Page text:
What Is Mentalism?
While magic and mentalism might seem very similar, many purists would claim that mentalism is actually not magic at all. Today, we explore what mentalism is and how it’s so fascinatingly unique, CBS actually made a whole show about it called The Mentalist.
The Difference Between Magic and Mentalism
Mentalism is the art of leveraging a highly developed understanding of human psychology and body language to influence others and provide unexplainable psychological experiences. Simply put, mentalism is like performing magic for the mind and imagination.
Despite the similarities, practitioners known as mentalists will often tell you that they are NOT magicians. While magic tricks use sleight of hand, misdirection and theatrical trickery to create visual illusions that deceive the audience, a mentalism performance often focuses on expanding reality with explorations of psychology, suggestion and influence.
While some magicians will integrate some mind reading or clairvoyance into their act, a pure mentalism performance typically doesn’t feature any traditional tricks or grand stage illusions. Some mentalists will even conduct their act completely verbally as part of a special sub-section of mentalism known as “propless mentalism” or “conversational mentalism” (a term coined by famous UK Mentalist Mark Elsdon).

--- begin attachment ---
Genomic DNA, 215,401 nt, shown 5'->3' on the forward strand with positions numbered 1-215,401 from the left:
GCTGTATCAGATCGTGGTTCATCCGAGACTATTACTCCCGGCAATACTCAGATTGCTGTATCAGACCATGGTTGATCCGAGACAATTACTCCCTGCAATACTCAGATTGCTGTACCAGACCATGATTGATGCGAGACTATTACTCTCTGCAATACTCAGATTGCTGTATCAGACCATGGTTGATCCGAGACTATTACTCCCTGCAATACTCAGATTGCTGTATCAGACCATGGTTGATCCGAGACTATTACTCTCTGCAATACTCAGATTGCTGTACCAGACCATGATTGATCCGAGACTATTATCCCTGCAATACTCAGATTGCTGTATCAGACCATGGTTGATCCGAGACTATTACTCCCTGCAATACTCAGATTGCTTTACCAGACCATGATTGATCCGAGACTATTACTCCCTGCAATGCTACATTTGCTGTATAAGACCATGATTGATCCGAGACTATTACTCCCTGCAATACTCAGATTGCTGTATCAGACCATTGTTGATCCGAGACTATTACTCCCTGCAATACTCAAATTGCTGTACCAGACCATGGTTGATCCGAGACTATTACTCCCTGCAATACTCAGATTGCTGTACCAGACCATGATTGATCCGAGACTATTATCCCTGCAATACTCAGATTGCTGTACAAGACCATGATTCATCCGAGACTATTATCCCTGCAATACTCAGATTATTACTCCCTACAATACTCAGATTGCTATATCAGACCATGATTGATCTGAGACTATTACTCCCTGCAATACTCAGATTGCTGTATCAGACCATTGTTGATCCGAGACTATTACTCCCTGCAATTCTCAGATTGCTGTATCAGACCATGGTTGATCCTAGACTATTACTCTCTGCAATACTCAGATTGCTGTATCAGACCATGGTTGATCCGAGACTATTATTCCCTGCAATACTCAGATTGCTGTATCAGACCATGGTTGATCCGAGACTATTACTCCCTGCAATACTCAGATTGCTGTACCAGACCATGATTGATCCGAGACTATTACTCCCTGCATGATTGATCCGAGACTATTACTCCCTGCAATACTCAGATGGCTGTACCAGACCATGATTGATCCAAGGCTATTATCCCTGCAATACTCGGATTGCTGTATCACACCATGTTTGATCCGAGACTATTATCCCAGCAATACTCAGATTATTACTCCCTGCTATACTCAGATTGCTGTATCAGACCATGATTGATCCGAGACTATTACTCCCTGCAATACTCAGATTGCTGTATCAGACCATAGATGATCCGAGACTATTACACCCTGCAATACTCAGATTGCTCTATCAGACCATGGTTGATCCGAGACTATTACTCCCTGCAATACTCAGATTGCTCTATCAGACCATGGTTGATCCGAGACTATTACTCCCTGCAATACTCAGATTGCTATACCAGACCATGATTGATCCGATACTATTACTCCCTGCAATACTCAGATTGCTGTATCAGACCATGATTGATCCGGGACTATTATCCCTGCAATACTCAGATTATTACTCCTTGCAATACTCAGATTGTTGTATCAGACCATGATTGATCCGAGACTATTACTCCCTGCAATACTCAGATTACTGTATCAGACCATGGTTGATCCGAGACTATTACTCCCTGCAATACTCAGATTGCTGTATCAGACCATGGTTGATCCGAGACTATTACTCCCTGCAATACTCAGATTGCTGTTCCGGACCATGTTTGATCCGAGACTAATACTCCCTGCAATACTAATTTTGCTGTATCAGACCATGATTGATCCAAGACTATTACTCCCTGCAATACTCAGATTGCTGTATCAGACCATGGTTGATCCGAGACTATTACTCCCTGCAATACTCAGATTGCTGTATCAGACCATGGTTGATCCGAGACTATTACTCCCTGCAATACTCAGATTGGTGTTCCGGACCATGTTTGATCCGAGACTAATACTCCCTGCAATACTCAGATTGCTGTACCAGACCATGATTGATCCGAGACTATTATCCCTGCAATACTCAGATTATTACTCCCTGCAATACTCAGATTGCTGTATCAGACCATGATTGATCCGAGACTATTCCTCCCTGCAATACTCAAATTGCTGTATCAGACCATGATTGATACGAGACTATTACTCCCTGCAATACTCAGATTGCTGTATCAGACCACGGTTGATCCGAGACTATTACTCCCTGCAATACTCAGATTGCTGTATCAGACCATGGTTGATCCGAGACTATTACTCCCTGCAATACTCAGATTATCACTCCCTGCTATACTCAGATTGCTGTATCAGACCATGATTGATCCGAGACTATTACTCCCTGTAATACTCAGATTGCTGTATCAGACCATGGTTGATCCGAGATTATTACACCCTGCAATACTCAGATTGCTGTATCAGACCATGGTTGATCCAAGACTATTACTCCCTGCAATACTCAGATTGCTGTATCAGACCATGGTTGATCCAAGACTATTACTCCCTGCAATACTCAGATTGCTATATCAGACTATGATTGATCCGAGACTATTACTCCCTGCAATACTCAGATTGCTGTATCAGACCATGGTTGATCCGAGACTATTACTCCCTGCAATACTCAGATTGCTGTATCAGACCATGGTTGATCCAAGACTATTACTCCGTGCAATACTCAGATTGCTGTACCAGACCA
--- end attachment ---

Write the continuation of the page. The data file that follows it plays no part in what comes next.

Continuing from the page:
A Look Back at the History of Mentalism
While the first noteworthy performance of mentalism is generally attributed to famous professional magician and sleight of hand artist Girolamo Scotto in 1572, many historians believe that the art of suggestive magic can be traced back for centuries before that. In fact, some argue it was readily apparent during the days of seers and oracles in the texts of ancient Greeks or the Old Testament of the Bible.
Despite its lengthy history, mentalism didn’t achieve mainstream popularity until the turn of the 19th century. Led by famous mentalists such as John Randall Brown, The Amazing Kreskin, Derren Brown and yes, even the infamous Uri Geller, mentalism has evolved over the years to include various psychological presentations such as mind reading, predicting the future, telepathy, cold reading, hypnosis, memory feats, mind control, telekinesis and more.
How do Mentalists Read your Mind?